You should never judge a book by its cover, unless that cover is a hideous, misshapen monstrosity that intermittently sprays a repellent odour, and goes by the title “Don’t Look at Meeee!” There will always be a few curious individuals for whom the mystery of what’s inside will prove too great, but usually those defensive bells and whistles are the mark of a sub-par product piggybacking on unearned irony and self-awareness to gain an audience. This has been a metaphor.
That book doesn’t exist, but Timo Vuorensola‘s Nazis-on-the-moon flick Iron Sky does. Mercifully, Iron Sky is not interested in being bad, which is fortunate, because I have no interest in watching something bad. It’s only when movies are unintentionally awful – like Plan 9 From Outer Space, or The Room, or The Iron Lady – that they wind up eliciting a laugh and providing a pleasant evening of entertainment. Intentionally bad films? Usually they’re just mutton dressed up as slightly less disgusting mutton.
Iron Sky opens gracefully – the first sign that there might actually be some craftsmanship behind the jokey premise – with two American astronauts landing on the moon and unfurling the re-election banners of the near-future’s Sarah Palin-esque president. Within moments, the duo happens upon an entire Nazi civilisation living atop the intergalactic rock. One of the astronauts is killed, and the other, a black model by the name of James Washington (Christopher Kirby), is kidnapped and grilled for information. He is later albinised by a crazed scientist, and with newly blonde hair and blanched skin, is sent back to Earth to organise a meeting between the American President and Führer-in-waiting Klaus Adler (Götz Otto).
Our hero is peaceful Nazi schoolteacher Renate Richter (Julia Dietze). She explains to the young Aryans the tale of their exile from Earth back in the 1940s, though she too has been kept in the dark as to what exactly the Third Reich was up to during World War 2. She screens Charlie Chaplin‘s The Great Dictator for the kids; a 10-minute short about a kind and loving Hitler. Renate is intrigued by James; not only a real-life Earthling but also a black man. She sneaks aboard his and Klaus’ ride to the blue planet, and winds up employed by the POTUS’ campaign manager (Peta Sergeant) to write inspirational, nationalistic speeches, inadvertently planting the seeds for a Nazi attack, and perhaps even starting World War 3.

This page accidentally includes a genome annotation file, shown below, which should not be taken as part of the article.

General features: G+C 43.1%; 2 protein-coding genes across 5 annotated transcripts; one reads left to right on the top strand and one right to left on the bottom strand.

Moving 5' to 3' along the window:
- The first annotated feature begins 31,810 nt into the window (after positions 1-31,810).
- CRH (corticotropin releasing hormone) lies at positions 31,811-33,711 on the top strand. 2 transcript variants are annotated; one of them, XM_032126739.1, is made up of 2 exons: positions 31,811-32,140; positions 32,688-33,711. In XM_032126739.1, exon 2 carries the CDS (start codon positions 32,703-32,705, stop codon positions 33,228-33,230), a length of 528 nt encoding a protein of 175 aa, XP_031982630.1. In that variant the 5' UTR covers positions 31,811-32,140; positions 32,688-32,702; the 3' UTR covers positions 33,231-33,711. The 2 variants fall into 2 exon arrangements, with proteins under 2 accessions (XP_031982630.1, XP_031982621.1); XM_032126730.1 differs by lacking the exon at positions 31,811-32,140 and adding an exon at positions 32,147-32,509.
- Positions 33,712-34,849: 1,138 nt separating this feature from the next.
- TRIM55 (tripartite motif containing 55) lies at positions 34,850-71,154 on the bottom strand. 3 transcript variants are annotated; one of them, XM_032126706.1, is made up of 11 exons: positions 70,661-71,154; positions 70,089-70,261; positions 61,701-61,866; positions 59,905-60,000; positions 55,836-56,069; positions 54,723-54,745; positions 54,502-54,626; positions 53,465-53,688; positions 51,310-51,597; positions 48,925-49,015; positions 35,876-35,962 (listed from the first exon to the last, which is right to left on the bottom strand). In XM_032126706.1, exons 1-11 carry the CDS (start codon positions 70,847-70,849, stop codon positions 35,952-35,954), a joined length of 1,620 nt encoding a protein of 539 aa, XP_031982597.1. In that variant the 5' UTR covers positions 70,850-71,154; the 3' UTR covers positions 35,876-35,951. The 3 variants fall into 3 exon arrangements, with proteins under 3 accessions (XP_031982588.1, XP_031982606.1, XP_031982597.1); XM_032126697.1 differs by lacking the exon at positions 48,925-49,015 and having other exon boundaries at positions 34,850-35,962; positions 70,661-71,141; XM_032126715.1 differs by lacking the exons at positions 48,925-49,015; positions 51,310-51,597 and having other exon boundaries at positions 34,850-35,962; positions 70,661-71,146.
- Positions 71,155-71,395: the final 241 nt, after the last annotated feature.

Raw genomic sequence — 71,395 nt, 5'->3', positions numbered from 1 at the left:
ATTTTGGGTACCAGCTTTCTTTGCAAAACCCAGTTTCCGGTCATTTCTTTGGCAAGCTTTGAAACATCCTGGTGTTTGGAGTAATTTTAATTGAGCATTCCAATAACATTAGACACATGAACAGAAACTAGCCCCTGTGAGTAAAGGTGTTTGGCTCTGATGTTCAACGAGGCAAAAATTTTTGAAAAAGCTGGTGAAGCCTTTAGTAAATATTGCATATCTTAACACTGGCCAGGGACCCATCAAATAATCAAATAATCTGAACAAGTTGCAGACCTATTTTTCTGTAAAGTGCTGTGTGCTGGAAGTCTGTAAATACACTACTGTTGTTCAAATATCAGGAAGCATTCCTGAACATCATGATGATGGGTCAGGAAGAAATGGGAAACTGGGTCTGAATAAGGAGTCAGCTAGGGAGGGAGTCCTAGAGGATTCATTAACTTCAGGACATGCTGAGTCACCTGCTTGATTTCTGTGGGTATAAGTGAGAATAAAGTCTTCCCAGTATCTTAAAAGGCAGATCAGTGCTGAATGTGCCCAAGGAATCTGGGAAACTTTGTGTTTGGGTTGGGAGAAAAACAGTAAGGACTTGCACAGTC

Vuorensola’s film has taken six years to reach our screens, and was the first significantly fan-funded from the Wreckamovie website. This would not be an acceptable excuse for an inferior picture, nor would any surprisingly decent production pieced together in dribs and drabs deserve a higher rating because of behind the scenes difficulties. Iron Sky is good independent of these caveats.
It’s true that the special effects can’t compete with your $200 million blockbusters, the comedy occasionally falls flat, and the satire not as potent today as it might have been last decade (when Sarah Palin was considered a threat to American office, instead of just a name worth remembering for future quiz nights). But the entire cast is wholeheartedly committed to the greater good; no one winks, not even during the scene that spoofs the now-notorious and oft-YouTubed Downfall sequence. It has better action set pieces, with bigger scope, than seen in Battleship. And the dark finale features some genuine pathos, another hint that Vuorensola and credited screenwriter Michael Kalesniko were looking to satirise the current political climate, instead of simply sending up B-movies, which is how terrible low-budget projects justify their terribleness. Everyone’s still having fun though, and so are we. How could you not with Udo Kier as the unloved, lolly-gobbling Nazi chief Kortzfleisch?
Iron Sky arrives in Australian cinemas May 10, 2012.